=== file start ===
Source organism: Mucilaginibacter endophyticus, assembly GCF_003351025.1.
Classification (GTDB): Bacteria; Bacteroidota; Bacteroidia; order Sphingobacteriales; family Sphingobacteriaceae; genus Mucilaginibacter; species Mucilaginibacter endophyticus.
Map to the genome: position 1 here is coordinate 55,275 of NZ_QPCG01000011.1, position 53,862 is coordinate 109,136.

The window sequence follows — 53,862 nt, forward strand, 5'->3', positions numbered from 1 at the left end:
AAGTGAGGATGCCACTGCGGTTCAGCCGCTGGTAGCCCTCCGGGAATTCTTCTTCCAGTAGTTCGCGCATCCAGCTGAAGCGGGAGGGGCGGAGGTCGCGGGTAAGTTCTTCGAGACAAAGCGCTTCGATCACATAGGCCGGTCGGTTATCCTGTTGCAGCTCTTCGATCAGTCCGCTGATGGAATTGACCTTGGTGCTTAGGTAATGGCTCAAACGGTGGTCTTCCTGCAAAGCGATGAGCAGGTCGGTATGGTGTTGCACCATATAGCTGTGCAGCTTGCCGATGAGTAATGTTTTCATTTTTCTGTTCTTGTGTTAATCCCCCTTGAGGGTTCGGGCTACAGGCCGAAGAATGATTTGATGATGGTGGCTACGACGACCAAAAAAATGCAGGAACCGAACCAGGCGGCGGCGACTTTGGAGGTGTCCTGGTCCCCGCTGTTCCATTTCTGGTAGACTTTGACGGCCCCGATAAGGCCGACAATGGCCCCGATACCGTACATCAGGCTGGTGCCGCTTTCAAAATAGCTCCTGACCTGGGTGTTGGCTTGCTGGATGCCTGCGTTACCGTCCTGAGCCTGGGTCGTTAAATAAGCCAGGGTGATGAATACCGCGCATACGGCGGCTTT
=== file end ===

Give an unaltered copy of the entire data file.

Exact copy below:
Source organism: Mucilaginibacter endophyticus, assembly GCF_003351025.1.
Classification (GTDB): Bacteria; Bacteroidota; Bacteroidia; order Sphingobacteriales; family Sphingobacteriaceae; genus Mucilaginibacter; species Mucilaginibacter endophyticus.
Map to the genome: position 1 here is coordinate 55,275 of NZ_QPCG01000011.1, position 53,862 is coordinate 109,136.

The window sequence follows — 53,862 nt, forward strand, 5'->3', positions numbered from 1 at the left end:
AAGTGAGGATGCCACTGCGGTTCAGCCGCTGGTAGCCCTCCGGGAATTCTTCTTCCAGTAGTTCGCGCATCCAGCTGAAGCGGGAGGGGCGGAGGTCGCGGGTAAGTTCTTCGAGACAAAGCGCTTCGATCACATAGGCCGGTCGGTTATCCTGTTGCAGCTCTTCGATCAGTCCGCTGATGGAATTGACCTTGGTGCTTAGGTAATGGCTCAAACGGTGGTCTTCCTGCAAAGCGATGAGCAGGTCGGTATGGTGTTGCACCATATAGCTGTGCAGCTTGCCGATGAGTAATGTTTTCATTTTTCTGTTCTTGTGTTAATCCCCCTTGAGGGTTCGGGCTACAGGCCGAAGAATGATTTGATGATGGTGGCTACGACGACCAAAAAAATGCAGGAACCGAACCAGGCGGCGGCGACTTTGGAGGTGTCCTGGTCCCCGCTGTTCCATTTCTGGTAGACTTTGACGGCCCCGATAAGGCCGACAATGGCCCCGATACCGTACATCAGGCTGGTGCCGCTTTCAAAATAGCTCCTGACCTGGGTGTTGGCTTGCTGGATGCCTGCGTTACCGTCCTGAGCCTGGGTCGTTAAATAAGCCAGGGTGATGAATACCGCGCATACGGCGGCTTT